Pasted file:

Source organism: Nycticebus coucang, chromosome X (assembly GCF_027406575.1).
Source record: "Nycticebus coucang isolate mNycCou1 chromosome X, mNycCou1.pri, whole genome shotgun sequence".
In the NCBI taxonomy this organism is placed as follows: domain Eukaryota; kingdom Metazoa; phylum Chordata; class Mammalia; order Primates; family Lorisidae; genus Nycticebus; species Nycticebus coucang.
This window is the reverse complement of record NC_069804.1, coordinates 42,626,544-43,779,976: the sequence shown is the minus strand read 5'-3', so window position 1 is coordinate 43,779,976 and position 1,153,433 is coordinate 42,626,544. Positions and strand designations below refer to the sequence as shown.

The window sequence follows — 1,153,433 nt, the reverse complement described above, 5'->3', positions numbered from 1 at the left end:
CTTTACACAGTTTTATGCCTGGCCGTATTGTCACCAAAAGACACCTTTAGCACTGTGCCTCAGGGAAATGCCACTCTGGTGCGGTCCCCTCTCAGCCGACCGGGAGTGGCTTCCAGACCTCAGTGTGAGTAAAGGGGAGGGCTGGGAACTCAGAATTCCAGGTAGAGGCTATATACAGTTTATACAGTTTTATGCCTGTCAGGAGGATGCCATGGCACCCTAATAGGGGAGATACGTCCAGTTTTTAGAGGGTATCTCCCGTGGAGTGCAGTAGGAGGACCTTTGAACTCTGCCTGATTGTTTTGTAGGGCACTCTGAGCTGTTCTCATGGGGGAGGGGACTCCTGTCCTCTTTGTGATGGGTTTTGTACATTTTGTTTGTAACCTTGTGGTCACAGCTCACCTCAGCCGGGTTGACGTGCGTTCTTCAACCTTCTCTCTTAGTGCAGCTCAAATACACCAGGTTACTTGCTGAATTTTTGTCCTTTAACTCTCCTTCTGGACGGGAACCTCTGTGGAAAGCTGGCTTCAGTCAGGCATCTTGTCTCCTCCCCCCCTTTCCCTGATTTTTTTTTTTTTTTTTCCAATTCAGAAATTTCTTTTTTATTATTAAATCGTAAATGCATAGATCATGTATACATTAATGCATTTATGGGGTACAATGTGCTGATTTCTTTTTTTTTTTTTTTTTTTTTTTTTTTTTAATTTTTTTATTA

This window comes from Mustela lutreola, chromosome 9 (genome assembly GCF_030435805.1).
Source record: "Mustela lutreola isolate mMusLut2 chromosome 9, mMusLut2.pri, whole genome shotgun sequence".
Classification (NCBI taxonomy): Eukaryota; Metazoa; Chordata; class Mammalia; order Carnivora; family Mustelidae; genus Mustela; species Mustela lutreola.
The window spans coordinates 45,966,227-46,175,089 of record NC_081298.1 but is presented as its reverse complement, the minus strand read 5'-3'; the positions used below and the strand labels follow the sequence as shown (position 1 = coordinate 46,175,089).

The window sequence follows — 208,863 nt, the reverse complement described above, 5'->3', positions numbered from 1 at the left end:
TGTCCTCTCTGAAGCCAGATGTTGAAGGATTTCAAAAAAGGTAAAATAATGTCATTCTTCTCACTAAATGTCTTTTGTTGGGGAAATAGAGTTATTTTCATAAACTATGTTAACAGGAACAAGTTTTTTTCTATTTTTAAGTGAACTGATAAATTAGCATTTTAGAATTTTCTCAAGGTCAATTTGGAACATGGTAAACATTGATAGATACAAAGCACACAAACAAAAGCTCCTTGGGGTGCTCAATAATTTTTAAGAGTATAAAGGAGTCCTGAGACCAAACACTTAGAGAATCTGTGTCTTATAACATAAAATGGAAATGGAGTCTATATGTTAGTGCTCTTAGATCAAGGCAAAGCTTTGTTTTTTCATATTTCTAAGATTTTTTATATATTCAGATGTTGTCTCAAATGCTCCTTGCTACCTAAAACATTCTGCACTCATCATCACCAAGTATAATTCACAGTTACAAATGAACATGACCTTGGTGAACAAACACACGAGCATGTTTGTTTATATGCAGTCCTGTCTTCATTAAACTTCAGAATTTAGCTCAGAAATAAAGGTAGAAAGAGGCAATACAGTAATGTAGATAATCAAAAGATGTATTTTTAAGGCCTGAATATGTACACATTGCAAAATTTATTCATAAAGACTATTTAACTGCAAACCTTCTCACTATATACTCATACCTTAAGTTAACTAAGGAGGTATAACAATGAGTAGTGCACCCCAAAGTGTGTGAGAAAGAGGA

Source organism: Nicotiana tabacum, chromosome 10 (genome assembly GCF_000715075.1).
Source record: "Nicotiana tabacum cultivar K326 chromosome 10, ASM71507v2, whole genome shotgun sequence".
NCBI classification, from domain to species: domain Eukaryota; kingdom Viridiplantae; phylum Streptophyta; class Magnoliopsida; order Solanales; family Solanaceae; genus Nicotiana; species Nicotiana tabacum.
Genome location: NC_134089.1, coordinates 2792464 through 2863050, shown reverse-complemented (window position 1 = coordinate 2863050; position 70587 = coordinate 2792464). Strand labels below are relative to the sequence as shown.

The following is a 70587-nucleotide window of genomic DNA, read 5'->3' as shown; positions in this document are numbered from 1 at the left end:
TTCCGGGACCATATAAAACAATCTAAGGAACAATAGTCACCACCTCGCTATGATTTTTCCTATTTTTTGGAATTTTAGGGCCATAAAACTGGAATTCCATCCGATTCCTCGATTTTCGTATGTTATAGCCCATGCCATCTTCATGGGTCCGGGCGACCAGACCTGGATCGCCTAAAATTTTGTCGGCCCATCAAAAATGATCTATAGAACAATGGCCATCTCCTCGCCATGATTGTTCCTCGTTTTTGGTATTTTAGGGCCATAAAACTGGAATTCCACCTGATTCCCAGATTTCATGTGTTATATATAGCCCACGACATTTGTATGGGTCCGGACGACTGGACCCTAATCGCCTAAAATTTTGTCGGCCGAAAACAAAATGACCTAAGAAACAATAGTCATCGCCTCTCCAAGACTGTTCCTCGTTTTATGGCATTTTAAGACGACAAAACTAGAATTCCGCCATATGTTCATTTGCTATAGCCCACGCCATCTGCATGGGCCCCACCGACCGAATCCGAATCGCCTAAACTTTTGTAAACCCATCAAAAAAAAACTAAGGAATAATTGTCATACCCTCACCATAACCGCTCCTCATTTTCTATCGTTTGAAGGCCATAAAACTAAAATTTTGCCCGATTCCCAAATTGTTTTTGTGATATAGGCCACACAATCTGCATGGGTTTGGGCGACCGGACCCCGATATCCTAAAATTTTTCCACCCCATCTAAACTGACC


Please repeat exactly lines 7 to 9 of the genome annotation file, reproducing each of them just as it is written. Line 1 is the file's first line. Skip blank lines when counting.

This window comes from Mustela lutreola, chromosome 9 (genome assembly GCF_030435805.1).
Source record: "Mustela lutreola isolate mMusLut2 chromosome 9, mMusLut2.pri, whole genome shotgun sequence".
Classification (NCBI taxonomy): Eukaryota; Metazoa; Chordata; class Mammalia; order Carnivora; family Mustelidae; genus Mustela; species Mustela lutreola.